PC: How did you go about photographing the subjects in your book? Did one photographer or several captures the images of those people featured?
von Voss: No, the whole project had no financial backing, although I had originally tried to get some subsidies. The Germans weren't interested yet in the matter and the Armenians turned down my requests as well. That has made my task as editor a bit more demanding and I am indebted to all my contributing authors for accepting to work for free. The photos have been kindly given to us by the people portrayed in the book.
PC: Among those people featured, whose story stays with you the most? Whose story has made the greatest impression on you and those close to you?
von Voss: That's very difficult to say and it might depend on the mood: Some portraits are funny, some are sad, some rather factual, some more poetic. For me it was a privilege to meet so many different people over the years and I feel very grateful for the trust so many people have put into the project. Looking back, I have to say that the portrait of Hrant Dink holds a special place in my memory. Hrant became a friend over the years and we used to meet when he came to Berlin. Together with a friend from London we tried to convince him to leave Turkey for a while, but he refused to do so, knowing that he was taking a high risk. Hrant belonged to his soil like few others in Turkey. Now he's dead and I wonder what will happen with his son who has been charged under the same paragraph 301 for allegedly "denigrating Turkishness."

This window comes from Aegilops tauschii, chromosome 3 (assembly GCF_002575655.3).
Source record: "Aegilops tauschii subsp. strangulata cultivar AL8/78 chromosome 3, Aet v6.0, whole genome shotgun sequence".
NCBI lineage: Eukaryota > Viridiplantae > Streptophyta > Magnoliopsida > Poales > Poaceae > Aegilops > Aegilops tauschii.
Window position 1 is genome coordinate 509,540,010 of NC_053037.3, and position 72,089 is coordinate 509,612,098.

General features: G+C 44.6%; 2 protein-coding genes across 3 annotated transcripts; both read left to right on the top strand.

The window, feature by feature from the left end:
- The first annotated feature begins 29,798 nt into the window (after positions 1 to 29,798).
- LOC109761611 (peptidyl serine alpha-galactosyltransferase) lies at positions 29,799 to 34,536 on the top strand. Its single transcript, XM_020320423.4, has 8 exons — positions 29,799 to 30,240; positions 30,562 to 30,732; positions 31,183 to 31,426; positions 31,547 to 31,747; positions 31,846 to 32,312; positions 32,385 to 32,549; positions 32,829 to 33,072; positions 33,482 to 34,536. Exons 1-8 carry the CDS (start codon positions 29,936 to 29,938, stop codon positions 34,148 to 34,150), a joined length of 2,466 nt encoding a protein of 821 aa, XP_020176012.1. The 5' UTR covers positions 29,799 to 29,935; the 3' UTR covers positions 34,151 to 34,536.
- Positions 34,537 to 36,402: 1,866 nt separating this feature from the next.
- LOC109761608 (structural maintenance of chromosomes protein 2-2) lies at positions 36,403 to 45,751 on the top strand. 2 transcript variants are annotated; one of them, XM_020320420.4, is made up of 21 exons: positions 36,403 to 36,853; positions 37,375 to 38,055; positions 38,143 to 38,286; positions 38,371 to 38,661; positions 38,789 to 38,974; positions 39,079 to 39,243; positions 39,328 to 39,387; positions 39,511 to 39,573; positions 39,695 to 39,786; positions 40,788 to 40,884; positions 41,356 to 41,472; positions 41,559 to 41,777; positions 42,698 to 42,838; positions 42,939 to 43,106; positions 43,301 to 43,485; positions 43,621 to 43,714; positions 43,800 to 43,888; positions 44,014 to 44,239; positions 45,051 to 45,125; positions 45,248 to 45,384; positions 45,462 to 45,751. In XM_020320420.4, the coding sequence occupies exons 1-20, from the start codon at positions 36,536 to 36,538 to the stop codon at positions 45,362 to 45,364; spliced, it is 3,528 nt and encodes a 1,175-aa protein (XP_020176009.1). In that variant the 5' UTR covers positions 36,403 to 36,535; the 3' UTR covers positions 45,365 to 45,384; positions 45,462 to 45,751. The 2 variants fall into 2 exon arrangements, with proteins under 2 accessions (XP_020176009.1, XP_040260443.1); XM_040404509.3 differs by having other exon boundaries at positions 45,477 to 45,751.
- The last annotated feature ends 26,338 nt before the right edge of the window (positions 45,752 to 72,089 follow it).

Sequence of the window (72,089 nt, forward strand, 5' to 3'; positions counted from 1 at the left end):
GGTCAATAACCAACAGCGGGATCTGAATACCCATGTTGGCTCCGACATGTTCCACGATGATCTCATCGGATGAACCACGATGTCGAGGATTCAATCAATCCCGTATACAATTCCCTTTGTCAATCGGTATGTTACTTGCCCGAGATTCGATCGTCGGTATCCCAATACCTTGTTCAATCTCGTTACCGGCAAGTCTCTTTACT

PC: How was the idea of the book born? Whose idea was it, and what did you hope to create when creating Portraits of Hope?
von Voss: My husband and I spend some years in Beirut before moving on to Cyprus. We met a lot of interesting Armenians in both places. One night, a friend from Beirut passed around an article about the infamous Ambassador Wangenheim. It intrigued me that I knew so little, although I studied history at various universities. Moving on to Cyprus I discovered the wonderful Moufflon bookshop. Ruth Keshishian who runs it became a very close friend and without her hospitality I couldn't have done the book. Her store really became a second home and I could hang out there, browse and read as much as I wanted. This is where I discovered also Nouritza Matossian's amazing book on Arshile Gorky. After I had read Black Angel I thought to myself that some book was needed that would reach out to a wider public and explain to non-Armenians why the Genocide remains such a vivid trauma.